In this complex environment, Diaceutics is introducing the DXRX platform hoping to offer a better way for drugmakers, diagnostics shops, and labs to identify codevelopment opportunities. Once the marketplace is available, pharma companies will have access to an end-to-end solution for the development and commercialization of precision medicine diagnostics, and laboratories and diagnostic firms will be able to find precision medicine projects that they can contribute their testing know-how to, Hosty said.
Diaceutics started seriously developing the data it had acquired three to four years ago, and in January of last year it began to develop the front-end of the platform and the tools it intends to put in front of clients, Hosty said.
Currently, Diaceutics is in the process of creating and strengthening platform profiles for stakeholders based on the data it has amassed. The profiles will allow the stakeholders to identify potential partners for collaboration. Among the data the company has are patient and lab-level data, some of which is provided directly through agreements with labs in 51 countries.
Hosty said the company also has access to Medicare reimbursement information and data provided by commercial companies, as well as health record data from the state. It will continue onboarding laboratories and diagnostic firms on to the platform throughout the third quarter of 2020 and providing access to pharma clients in Q4.
Hosty added Diaceutics is giving some labs access to the data it has, allowing them to check it and fill in any gaps to improve the quality of the data. Profiles include information about the types of equipment a lab has, testing capabilities, experience, approvals, and accreditations.
An advantage for labs using DXRX is the ability to connect with other labs that have different resources, said Markus Eckstein, a surgical and molecular pathologist at University Hospital Erlangen's FAU Medical School in Germany and a scientific advisor to Diaceutics. There's an opportunity "to find other labs where you could send samples for testing for specific genetic alterations or other biomarkers if you don’t have these tests set up in your own lab," he said via email.
In the DXRX marketplace, stakeholders will be able to post diagnostic opportunities. For example, a pharmaceutical company may announce that it is looking for a development partner for a precision medicine drug or that it is recruiting labs into a network for a new precision medicine diagnostic. Diaceutics will use a combination of machine learning and analysis of profile data by its internal team to match the opportunity with the most appropriate partners, Hosty said. The data has been curated from Diaceutics' internal team, which has relationships with local labs, but the machine learning algorithm more systematically make matches based on the profiles, he added.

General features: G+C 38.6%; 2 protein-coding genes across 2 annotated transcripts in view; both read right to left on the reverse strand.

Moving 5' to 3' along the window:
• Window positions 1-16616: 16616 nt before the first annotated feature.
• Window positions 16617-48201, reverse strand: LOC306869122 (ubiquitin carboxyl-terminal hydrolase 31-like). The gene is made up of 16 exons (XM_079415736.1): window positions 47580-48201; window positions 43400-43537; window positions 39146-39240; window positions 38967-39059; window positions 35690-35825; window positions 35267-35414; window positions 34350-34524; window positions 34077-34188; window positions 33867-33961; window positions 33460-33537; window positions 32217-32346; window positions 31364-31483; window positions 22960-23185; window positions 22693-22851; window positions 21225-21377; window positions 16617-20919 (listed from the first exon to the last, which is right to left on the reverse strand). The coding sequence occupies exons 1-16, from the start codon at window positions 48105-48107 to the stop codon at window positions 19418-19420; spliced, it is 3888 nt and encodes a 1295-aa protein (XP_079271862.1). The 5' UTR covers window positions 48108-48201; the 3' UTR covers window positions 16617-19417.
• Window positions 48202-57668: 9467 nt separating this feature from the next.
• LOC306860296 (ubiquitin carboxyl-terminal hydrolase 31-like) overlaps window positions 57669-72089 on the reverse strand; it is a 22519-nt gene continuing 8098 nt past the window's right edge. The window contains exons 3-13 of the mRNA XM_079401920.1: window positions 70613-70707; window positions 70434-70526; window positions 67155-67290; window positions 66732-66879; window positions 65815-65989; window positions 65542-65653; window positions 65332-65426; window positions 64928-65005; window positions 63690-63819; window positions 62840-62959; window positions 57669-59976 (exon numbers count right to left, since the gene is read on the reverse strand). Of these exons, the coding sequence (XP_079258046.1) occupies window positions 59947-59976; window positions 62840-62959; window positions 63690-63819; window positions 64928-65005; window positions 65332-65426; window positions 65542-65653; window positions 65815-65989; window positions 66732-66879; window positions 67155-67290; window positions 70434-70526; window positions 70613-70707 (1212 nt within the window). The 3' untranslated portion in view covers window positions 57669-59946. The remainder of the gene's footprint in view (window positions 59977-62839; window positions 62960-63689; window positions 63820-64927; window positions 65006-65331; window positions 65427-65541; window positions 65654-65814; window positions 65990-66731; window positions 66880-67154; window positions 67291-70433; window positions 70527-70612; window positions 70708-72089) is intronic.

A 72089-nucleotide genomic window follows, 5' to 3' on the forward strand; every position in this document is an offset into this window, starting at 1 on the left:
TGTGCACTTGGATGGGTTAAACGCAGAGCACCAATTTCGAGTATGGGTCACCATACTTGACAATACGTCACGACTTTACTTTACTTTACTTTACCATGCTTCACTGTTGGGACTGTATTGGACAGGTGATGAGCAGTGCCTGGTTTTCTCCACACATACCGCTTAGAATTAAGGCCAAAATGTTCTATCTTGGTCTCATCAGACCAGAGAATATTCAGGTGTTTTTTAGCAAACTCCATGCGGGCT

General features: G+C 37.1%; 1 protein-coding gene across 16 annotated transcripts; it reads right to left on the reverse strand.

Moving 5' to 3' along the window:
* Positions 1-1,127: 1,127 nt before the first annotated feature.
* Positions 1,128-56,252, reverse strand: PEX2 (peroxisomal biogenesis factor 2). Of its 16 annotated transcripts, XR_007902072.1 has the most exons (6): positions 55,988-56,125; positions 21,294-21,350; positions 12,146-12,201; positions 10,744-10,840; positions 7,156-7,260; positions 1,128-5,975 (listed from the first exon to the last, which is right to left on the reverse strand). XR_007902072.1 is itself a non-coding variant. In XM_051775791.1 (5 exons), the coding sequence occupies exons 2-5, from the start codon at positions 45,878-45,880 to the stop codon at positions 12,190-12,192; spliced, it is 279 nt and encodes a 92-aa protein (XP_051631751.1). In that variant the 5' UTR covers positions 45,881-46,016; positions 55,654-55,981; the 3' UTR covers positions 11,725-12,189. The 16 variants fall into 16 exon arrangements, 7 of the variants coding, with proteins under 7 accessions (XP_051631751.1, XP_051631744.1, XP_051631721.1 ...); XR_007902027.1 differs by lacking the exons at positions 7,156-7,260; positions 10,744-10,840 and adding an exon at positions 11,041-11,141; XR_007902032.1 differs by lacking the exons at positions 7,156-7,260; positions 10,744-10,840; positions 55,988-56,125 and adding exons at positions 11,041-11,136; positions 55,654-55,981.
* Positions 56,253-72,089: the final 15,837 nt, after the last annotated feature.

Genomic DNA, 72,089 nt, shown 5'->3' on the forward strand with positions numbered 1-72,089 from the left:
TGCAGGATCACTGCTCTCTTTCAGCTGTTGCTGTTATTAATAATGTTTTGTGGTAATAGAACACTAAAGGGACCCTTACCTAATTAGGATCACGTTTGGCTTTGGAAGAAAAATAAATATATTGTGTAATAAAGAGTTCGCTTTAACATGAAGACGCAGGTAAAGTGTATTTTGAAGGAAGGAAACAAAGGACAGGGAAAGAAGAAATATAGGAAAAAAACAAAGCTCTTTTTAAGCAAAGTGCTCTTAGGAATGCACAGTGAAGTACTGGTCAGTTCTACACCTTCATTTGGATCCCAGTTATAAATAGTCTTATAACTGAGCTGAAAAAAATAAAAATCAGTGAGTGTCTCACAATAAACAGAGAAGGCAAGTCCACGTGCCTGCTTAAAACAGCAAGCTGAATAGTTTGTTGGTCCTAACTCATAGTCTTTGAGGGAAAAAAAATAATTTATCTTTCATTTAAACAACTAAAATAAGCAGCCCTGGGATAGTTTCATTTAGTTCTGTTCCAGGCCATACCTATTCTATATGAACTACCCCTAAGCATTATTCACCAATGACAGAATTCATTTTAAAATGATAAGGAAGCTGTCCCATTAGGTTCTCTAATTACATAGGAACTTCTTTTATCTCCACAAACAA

Pharma and diagnostic companies would also have "the opportunity to get insights [into] how testing is done locally and which methods or machines are used or available," Eckstein said.
One of Diaceutics' goals with the marketplace is to accelerate the adoption of new or existing biomarker tests, facilitating pharma companies a shorter time to market and increasing patient access to tests, Hosty said.
A pharmaceutical company using the network would be able to coordinate each aspect of a new biomarker launch, from biomarker discovery to market availability of a test, Hosty said. "They would be able to monitor and drive test adoption by directly engaging with the laboratory network providing that test and with industry partners providing implementation services, such as pathology training, proficiency, and reference materials, the stakeholder physicians, and their testing behavior."
Once the pharmaceutical company has been given access to a network of partnership opportunities, specific contracting occurs directly between the parties and can be facilitated by Diaceutics as needed. Initial interaction on the platform wouldn't require sharing proprietary information, Hosty noted, but as the partnership moves further along, "there is a provision for secure sharing of confidential and proprietary data among selected partners."
Hosty noted that Diaceutics isn't simply handing the raw data over to partners, but instead uses its team of experts "to interpret that data and inform the strategy for the rollout." Hosty noted that the company is also providing coaching, training, and reference materials to labs to help them improve companion diagnostic testing capabilities. These resources are a major benefit of the marketplace, Bloom said.
"Many of the laboratories that perform companion diagnostic tests are doing so as a service to their patients but at a loss because of the expenses they incur in purchasing the necessary equipment, hiring and training the necessary staff, and the cost of the companion diagnostic reagents," Bloom noted. "With access to appropriate reference material and help in guiding them through the validation process, they will be able to create an equivalent test within their existing infrastructure."
The only potential downside, Bloom added, is "the expense and time of attempting to create an equivalent test and failing." However, many labs are already in that position today, lacking guidance and validation materials and creating suboptimal tests.
Every market is different and has different needs, which Hosty said Diaceutics recognizes from the outset by building infrastructure for different diagnostics. No one should expect to get a test "on market and get it to all eligible patients with a single CDx option," Hosty said. "You have to recognize the individual needs in each market." Those differences could entail different strategies to achieve reimbursement for tests, for example.
Diaceutics has consulted on numerous precision medicines brought to market in the past decade, and that work "has revealed a testing ecosystem which is broken," Hosty said. "The number of precision medicines coming through the pipeline is growing at a pace that we feel a platform with a diagnostic network is the best way to ensure that we can fulfill the growing needs."